Wednesday, July 04, 2007

Field photos

I'm going to make an entire web page with these explaining what they are, but here's one of me in the bottom of KV-20, Hatshepsut's orginal tomb.

Several things to note: First, the respirator: At the time (1993) the tomb was open, so it was an absolute heaven for bats. The ground next to the walls on the way down is littered with bat skeletons. And, of course, their leavings. So it absolutely reeked. Hence, the breathing apparatus.

Second, it's very long and deep. See this page for a description and plan. And it curves, so once you get to the bottom there is no light at all. This is probably the first time I experienced true lack of light. You open your eyes and there isn't even a smidgen of light. Until you've experienced it, it's hard to explain.

Third, note the very rough walls. The lower half of this tomb was dug into Esna shale which underlies the Theban limestone that most of the Valley of the Kings tombs are dug into. It's very soft and probably nearly impossible to make a straight wall out of. Also, John Rutherford, our geologist/engineer on that trip, had previously mapped the contact between the two formations and it was very nearly flat over several miles. In many spots in the Valley you can see the contact which is usually very distinct.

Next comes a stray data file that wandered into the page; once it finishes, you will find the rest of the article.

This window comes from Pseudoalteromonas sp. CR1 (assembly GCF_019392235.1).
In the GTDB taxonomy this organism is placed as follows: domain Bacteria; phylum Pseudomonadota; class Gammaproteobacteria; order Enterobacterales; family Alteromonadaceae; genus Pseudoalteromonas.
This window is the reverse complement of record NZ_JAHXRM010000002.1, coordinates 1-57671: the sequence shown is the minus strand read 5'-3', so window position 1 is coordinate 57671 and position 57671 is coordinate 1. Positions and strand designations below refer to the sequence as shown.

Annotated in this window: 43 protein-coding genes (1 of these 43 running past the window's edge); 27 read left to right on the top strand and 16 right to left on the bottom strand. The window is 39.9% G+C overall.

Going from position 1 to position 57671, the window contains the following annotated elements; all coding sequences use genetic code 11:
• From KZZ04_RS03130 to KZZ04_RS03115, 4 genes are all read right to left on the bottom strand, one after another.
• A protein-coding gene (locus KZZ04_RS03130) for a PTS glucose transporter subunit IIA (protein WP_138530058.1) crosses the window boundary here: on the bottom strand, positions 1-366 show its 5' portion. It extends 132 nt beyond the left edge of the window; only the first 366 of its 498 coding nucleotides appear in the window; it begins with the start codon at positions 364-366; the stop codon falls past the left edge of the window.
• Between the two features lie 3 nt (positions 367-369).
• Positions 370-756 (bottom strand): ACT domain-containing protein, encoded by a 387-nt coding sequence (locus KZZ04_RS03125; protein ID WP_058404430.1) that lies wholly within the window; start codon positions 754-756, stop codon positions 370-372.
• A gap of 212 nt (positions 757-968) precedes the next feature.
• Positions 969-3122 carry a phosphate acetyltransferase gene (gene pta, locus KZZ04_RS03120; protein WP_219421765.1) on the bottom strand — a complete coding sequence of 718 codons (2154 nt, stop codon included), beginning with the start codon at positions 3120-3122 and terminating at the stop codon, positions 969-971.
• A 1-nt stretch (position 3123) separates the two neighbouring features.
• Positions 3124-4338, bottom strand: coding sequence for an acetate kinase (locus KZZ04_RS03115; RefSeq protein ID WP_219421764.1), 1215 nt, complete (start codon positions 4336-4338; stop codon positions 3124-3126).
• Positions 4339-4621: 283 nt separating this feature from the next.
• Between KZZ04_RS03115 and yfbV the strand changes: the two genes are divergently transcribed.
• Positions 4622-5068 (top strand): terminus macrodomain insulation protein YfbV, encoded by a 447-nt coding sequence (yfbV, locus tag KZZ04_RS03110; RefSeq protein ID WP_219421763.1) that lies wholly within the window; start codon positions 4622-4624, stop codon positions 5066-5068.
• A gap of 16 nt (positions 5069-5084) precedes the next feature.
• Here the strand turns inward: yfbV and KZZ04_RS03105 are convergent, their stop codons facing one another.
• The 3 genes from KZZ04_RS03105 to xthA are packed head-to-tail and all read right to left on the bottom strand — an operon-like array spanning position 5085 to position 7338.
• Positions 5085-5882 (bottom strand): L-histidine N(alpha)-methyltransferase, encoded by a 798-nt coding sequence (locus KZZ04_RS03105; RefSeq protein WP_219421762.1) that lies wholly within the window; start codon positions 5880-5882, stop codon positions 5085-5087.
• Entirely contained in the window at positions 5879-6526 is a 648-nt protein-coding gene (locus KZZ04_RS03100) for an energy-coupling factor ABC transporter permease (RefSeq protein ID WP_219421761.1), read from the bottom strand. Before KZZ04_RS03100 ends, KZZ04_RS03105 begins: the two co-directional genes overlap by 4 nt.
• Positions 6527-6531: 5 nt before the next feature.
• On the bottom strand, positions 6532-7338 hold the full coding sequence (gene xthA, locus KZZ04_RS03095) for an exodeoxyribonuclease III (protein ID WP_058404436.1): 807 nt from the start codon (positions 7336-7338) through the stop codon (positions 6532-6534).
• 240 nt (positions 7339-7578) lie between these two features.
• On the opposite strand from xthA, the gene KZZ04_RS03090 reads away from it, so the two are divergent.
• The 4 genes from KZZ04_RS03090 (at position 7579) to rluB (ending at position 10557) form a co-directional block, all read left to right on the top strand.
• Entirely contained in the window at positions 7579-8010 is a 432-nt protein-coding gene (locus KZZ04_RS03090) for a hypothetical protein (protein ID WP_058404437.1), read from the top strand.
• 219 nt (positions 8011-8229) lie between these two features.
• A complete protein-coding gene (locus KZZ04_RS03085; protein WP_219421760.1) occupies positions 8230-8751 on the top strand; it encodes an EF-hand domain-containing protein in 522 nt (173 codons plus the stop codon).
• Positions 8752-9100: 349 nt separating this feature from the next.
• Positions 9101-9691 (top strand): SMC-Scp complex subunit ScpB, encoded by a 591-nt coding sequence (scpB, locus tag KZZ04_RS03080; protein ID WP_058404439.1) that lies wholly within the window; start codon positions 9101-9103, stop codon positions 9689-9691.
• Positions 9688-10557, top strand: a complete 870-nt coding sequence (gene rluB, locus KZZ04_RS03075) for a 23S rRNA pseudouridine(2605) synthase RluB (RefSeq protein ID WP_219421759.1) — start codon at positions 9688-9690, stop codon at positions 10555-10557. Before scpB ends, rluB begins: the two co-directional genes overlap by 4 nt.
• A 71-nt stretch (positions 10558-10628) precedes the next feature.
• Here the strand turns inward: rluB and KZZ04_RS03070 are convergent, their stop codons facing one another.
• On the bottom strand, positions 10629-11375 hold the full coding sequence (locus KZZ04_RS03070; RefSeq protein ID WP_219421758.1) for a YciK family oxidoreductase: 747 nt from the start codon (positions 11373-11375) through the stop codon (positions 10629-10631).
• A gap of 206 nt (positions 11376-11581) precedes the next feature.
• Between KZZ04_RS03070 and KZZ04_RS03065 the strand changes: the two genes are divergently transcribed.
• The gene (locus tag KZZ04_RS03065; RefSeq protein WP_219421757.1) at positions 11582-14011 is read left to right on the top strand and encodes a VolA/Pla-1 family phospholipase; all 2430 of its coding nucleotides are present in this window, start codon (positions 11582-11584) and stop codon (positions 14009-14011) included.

The Theban limestone is bright white when first exposed, is very fine-grained, and not terribly hard, which made it nice to dig in. It's also chock full o' chert nodules which must have given the builders fits because it's so much harder than the limestone. Faults in the rock also tend to get filed with hard calcite(?) which also gave them trouble, and often you will see blobs of calcite coming out of tomb walls where they quit trying to get it flat (I have some photos of this for later).

Anyway, KV-20 went down into this shale and it's a very rough construction. This may be why it was abandoned(?). Virtually impossible to plaster and paint over, I would guess. I think the builders were aware of this and IIRC knew when to not dig down any further in certain tombs.